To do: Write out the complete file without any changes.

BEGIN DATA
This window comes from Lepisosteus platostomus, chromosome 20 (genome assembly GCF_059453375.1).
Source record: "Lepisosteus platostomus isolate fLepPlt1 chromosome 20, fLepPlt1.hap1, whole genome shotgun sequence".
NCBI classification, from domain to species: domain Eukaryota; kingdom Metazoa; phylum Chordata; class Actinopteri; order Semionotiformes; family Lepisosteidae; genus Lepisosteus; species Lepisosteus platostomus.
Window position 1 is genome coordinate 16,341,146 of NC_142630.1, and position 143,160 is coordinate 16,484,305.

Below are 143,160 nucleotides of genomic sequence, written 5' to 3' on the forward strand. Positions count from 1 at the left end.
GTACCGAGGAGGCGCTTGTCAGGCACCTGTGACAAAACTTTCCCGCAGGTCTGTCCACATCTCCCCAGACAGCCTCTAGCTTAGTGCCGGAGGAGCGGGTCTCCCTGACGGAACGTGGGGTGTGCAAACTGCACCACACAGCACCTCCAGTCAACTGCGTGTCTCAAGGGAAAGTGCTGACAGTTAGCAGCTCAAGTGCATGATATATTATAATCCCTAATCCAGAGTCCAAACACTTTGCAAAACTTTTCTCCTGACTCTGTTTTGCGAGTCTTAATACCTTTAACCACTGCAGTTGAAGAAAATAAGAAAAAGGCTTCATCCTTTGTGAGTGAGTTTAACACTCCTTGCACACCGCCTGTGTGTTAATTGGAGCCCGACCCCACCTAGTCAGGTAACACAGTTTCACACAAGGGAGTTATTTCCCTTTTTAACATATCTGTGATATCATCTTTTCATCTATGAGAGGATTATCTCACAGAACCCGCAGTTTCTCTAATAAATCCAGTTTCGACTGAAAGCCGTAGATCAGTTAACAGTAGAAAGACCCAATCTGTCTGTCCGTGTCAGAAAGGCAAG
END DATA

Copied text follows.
This window comes from Lepisosteus platostomus, chromosome 20 (genome assembly GCF_059453375.1).
Source record: "Lepisosteus platostomus isolate fLepPlt1 chromosome 20, fLepPlt1.hap1, whole genome shotgun sequence".
NCBI classification, from domain to species: domain Eukaryota; kingdom Metazoa; phylum Chordata; class Actinopteri; order Semionotiformes; family Lepisosteidae; genus Lepisosteus; species Lepisosteus platostomus.
Window position 1 is genome coordinate 16,341,146 of NC_142630.1, and position 143,160 is coordinate 16,484,305.

Below are 143,160 nucleotides of genomic sequence, written 5' to 3' on the forward strand. Positions count from 1 at the left end.
GTACCGAGGAGGCGCTTGTCAGGCACCTGTGACAAAACTTTCCCGCAGGTCTGTCCACATCTCCCCAGACAGCCTCTAGCTTAGTGCCGGAGGAGCGGGTCTCCCTGACGGAACGTGGGGTGTGCAAACTGCACCACACAGCACCTCCAGTCAACTGCGTGTCTCAAGGGAAAGTGCTGACAGTTAGCAGCTCAAGTGCATGATATATTATAATCCCTAATCCAGAGTCCAAACACTTTGCAAAACTTTTCTCCTGACTCTGTTTTGCGAGTCTTAATACCTTTAACCACTGCAGTTGAAGAAAATAAGAAAAAGGCTTCATCCTTTGTGAGTGAGTTTAACACTCCTTGCACACCGCCTGTGTGTTAATTGGAGCCCGACCCCACCTAGTCAGGTAACACAGTTTCACACAAGGGAGTTATTTCCCTTTTTAACATATCTGTGATATCATCTTTTCATCTATGAGAGGATTATCTCACAGAACCCGCAGTTTCTCTAATAAATCCAGTTTCGACTGAAAGCCGTAGATCAGTTAACAGTAGAAAGACCCAATCTGTCTGTCCGTGTCAGAAAGGCAAG